Look Too Far Into Anything... and You'll Find Something You're Not Supposed to Know

Those chance encounters. Most of the time, they’re mere blips on the radar of our lives… memorable ones, perhaps, but tiny hiccups in otherwise ordinary days, by and large.

Every once in awhile, though… such encounters turn out to be something more, something with the power to snap us fully out of our norm and change us.

Andrew Diamond’s Gate 76 is the story of one such encounter… and all that follows. 

Freddy Ferguson is a good guy. Oh, he may look a little sketchy—a big man with a would-be ordinary-enough face that’s been pummeled a few too many times in the ring to ever rack up adjectives like “good-looking” or “trustworthy”—but it’s the troubled life he’s had which led first to his boxing career, then made him well-suited for his current gig as a private investigator. That already-seen-the-worst-in-people attitude, the instant suspicion, and a sense of hyper-awareness serve him well when observing others. So, whenever he notices something particularly… interesting, he tends to pay extra-close attention.

Anna Brook has seen plenty, too… and is probably at least as jaded as Freddy. She has made her share of bad decisions and taken a lot of wrong turns, as well, but all of that has given her an idea of what she doesn’t want out of life (pretty much, everything up until now)… and what to look out for, in the future.

And, one thing Anna most definitely knows is that boarding the plane taking off from Gate 76 is the very last thing she wants to do… although the bodyguard shepherding her roughly through the queue clearly has other ideas.

Freddy, watching the pretty-enough woman with the haunted eyes being rushed along, sees all of that, and more, because he also spots her ducking into a ladies’ room before the flight takes off… then watches another woman (but with the very same build and same cardigan sweater) emerge from the airport restroom, moments after the plane has left. 

The increasingly-intriguing mystery woman manages to disappear—Freddy has his own plane to catch, after all, and can’t follow her all day—but something about her stays on his mind, and when he later sees news that the flight which departed from Gate 76 has crashed, with no survivors, he has to find out what was—and is—really going on. Because no matter how fascinating the woman may have been, the one word that didn’t come to mind when he was keeping her in sight was “lucky”… yet right now, it’s looking like she’s one of the luckiest women on earth. 

As Freddy says, "Look too far into anything, and you'll find out something you're not supposed to know". Just what that something proves to be, well... that's where it all gets really interesting.

There aren’t many books that I put down in the middle of reading, just so I can say out loud, “DAMN, can this author write..!”, but Gate 76 is one of them. (Seriously, Diamond has major chops. And, since I was verbalizing my high opinion of his storytelling abilities to no one other than my cat, you can be sure I meant every word of it.)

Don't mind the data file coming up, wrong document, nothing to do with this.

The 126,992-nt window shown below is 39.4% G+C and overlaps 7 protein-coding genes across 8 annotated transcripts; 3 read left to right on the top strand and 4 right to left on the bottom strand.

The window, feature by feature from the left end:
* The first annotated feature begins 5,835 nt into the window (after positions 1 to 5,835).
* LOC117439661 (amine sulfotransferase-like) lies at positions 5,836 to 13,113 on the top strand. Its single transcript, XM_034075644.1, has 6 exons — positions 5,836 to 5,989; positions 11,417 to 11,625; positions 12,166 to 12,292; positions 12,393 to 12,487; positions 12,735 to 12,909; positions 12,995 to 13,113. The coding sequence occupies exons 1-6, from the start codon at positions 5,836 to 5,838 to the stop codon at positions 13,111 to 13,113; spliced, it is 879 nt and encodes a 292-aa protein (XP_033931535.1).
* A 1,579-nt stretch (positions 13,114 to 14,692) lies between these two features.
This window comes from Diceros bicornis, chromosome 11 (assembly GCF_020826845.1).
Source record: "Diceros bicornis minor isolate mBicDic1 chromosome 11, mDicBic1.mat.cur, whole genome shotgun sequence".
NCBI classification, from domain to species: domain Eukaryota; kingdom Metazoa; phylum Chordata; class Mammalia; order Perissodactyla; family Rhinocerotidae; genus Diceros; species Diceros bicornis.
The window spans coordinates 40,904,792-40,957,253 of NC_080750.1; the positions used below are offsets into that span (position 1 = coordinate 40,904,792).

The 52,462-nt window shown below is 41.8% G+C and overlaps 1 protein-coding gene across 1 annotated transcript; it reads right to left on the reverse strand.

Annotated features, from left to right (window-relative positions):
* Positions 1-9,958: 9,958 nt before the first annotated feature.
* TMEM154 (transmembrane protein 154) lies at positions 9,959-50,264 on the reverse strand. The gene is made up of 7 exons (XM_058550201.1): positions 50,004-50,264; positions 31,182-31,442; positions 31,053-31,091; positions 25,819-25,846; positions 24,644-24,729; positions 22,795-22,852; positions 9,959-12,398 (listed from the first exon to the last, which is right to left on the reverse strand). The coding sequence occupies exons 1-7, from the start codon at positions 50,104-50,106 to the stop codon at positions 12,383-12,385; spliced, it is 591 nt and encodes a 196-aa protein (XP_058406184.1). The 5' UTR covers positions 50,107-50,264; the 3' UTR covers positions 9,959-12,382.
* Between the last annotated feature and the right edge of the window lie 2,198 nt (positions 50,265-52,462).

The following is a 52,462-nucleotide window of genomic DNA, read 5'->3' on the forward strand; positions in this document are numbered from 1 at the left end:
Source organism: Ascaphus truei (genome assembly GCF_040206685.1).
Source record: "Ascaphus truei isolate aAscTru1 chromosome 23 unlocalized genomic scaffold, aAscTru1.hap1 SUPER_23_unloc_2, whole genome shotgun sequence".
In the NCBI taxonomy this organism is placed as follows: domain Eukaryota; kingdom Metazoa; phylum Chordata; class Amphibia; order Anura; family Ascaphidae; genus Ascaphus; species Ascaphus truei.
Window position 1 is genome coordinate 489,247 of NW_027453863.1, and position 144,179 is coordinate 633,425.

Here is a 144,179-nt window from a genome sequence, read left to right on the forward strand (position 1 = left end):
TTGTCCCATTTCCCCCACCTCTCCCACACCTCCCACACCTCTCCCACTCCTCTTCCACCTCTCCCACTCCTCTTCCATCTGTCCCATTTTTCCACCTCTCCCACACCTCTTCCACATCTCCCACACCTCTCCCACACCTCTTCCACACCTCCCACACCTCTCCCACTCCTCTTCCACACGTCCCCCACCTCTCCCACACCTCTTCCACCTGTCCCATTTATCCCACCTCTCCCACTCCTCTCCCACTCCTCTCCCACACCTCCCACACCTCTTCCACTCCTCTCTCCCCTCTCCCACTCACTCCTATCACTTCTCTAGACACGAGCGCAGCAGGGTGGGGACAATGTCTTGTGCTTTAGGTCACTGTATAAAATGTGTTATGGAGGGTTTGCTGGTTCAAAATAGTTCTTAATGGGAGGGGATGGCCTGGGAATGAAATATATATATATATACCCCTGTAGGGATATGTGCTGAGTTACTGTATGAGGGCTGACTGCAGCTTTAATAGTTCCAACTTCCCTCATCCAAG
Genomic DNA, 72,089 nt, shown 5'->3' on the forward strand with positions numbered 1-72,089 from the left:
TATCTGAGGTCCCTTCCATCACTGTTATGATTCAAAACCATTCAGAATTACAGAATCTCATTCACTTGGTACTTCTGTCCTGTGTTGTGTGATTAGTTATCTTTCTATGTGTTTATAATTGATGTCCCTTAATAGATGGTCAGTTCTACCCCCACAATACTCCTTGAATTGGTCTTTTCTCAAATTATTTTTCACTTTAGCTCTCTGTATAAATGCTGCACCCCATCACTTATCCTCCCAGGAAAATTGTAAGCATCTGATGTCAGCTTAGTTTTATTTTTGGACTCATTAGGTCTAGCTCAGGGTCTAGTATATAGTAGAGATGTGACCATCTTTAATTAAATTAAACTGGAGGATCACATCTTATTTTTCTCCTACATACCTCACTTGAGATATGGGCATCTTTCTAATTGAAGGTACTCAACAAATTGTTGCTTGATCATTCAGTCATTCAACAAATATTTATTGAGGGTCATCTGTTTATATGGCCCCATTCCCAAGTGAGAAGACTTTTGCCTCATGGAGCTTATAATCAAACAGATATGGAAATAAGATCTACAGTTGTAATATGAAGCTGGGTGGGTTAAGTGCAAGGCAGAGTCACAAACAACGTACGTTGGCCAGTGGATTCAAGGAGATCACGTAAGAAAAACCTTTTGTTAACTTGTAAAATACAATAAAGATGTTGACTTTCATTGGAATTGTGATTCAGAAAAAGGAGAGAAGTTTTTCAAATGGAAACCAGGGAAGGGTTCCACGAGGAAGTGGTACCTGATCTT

What does Diamond do so very well? In a word, everything. Gate 76 is chock-full of interesting characters… but in believable, relatable ways. (His depictions enabled me to immediately envision the characters… because I’ve encountered those same people, and his words describing them rang completely true.) And, when an author imbues even the minor characters with enough life and story to make them real? You’ve got the makings of a damn good story on your hands.

Okay then, what about that story? Some nice twists and turns, for sure. I’d think I knew right where everything was going… and then something else would happen, or come to light, and suddenly things weren’t as clear-cut. Even better, the “what” and “why” of it all works perfectly with the players. (In case you haven’t already cottoned on, I’m not gonna spoil nothin’, here. You read the story, and see how it all shakes out. I don’t think you’ll regret it.)

But, if you need more convincing, here goes. Fantastic sense of place. (For instance, if you’ve ever driven across or even been in any part of Texas, you’ll appreciate the verisimilitude his depictions lend the tale.) Brilliant backstories. (How do you best understand anyone else? By knowing a little bit about how they came to be as they are, now.) Spot-on dialogue. (Everyone in Gate 76 has his/her own unique voice… just as we all do, in real life. So many authors can’t seem to quite manage that, but Diamond does, and oh-so-well.)

If you follow me, you already know I’m generally not big on doing year-end favorites lists… but if I decide to do one for 2018, Gate 76 will definitely find a place there. And, Mr. Diamond’s next work, whatever it might be, can’t come out soon enough.


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